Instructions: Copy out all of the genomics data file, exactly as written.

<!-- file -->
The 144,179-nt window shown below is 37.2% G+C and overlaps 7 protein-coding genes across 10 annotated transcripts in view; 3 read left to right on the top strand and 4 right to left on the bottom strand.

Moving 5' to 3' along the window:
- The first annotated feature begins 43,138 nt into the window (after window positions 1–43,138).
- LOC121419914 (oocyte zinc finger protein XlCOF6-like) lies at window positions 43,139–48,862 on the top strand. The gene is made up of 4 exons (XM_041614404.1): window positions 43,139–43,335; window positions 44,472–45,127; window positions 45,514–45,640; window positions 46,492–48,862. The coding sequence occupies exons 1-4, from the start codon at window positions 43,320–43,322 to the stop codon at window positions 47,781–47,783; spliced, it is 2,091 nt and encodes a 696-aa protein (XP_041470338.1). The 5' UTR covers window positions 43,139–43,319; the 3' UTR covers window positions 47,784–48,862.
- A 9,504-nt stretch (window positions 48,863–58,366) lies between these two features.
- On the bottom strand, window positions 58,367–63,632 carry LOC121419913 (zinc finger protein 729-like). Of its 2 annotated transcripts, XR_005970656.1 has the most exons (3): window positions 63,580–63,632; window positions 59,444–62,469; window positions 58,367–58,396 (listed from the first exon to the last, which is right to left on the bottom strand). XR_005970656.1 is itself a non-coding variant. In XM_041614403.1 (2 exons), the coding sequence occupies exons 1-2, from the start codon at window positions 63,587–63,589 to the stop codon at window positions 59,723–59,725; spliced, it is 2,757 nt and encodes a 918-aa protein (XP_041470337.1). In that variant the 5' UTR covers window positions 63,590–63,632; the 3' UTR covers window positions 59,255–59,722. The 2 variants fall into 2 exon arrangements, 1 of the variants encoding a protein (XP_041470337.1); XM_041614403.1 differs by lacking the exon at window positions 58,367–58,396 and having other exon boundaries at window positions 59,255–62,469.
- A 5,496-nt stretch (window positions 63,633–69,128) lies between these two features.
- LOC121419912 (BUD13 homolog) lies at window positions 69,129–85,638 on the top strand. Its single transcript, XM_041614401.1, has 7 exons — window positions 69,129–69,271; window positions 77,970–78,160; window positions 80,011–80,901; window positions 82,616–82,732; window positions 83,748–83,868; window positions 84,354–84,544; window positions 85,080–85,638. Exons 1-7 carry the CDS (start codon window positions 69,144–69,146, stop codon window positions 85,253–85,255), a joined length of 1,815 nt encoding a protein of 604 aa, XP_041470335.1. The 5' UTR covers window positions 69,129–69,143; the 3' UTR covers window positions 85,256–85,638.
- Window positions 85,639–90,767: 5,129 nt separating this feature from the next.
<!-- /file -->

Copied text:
The 144,179-nt window shown below is 37.2% G+C and overlaps 7 protein-coding genes across 10 annotated transcripts in view; 3 read left to right on the top strand and 4 right to left on the bottom strand.

Moving 5' to 3' along the window:
- The first annotated feature begins 43,138 nt into the window (after window positions 1–43,138).
- LOC121419914 (oocyte zinc finger protein XlCOF6-like) lies at window positions 43,139–48,862 on the top strand. The gene is made up of 4 exons (XM_041614404.1): window positions 43,139–43,335; window positions 44,472–45,127; window positions 45,514–45,640; window positions 46,492–48,862. The coding sequence occupies exons 1-4, from the start codon at window positions 43,320–43,322 to the stop codon at window positions 47,781–47,783; spliced, it is 2,091 nt and encodes a 696-aa protein (XP_041470338.1). The 5' UTR covers window positions 43,139–43,319; the 3' UTR covers window positions 47,784–48,862.
- A 9,504-nt stretch (window positions 48,863–58,366) lies between these two features.
- On the bottom strand, window positions 58,367–63,632 carry LOC121419913 (zinc finger protein 729-like). Of its 2 annotated transcripts, XR_005970656.1 has the most exons (3): window positions 63,580–63,632; window positions 59,444–62,469; window positions 58,367–58,396 (listed from the first exon to the last, which is right to left on the bottom strand). XR_005970656.1 is itself a non-coding variant. In XM_041614403.1 (2 exons), the coding sequence occupies exons 1-2, from the start codon at window positions 63,587–63,589 to the stop codon at window positions 59,723–59,725; spliced, it is 2,757 nt and encodes a 918-aa protein (XP_041470337.1). In that variant the 5' UTR covers window positions 63,590–63,632; the 3' UTR covers window positions 59,255–59,722. The 2 variants fall into 2 exon arrangements, 1 of the variants encoding a protein (XP_041470337.1); XM_041614403.1 differs by lacking the exon at window positions 58,367–58,396 and having other exon boundaries at window positions 59,255–62,469.
- A 5,496-nt stretch (window positions 63,633–69,128) lies between these two features.
- LOC121419912 (BUD13 homolog) lies at window positions 69,129–85,638 on the top strand. Its single transcript, XM_041614401.1, has 7 exons — window positions 69,129–69,271; window positions 77,970–78,160; window positions 80,011–80,901; window positions 82,616–82,732; window positions 83,748–83,868; window positions 84,354–84,544; window positions 85,080–85,638. Exons 1-7 carry the CDS (start codon window positions 69,144–69,146, stop codon window positions 85,253–85,255), a joined length of 1,815 nt encoding a protein of 604 aa, XP_041470335.1. The 5' UTR covers window positions 69,129–69,143; the 3' UTR covers window positions 85,256–85,638.
- Window positions 85,639–90,767: 5,129 nt separating this feature from the next.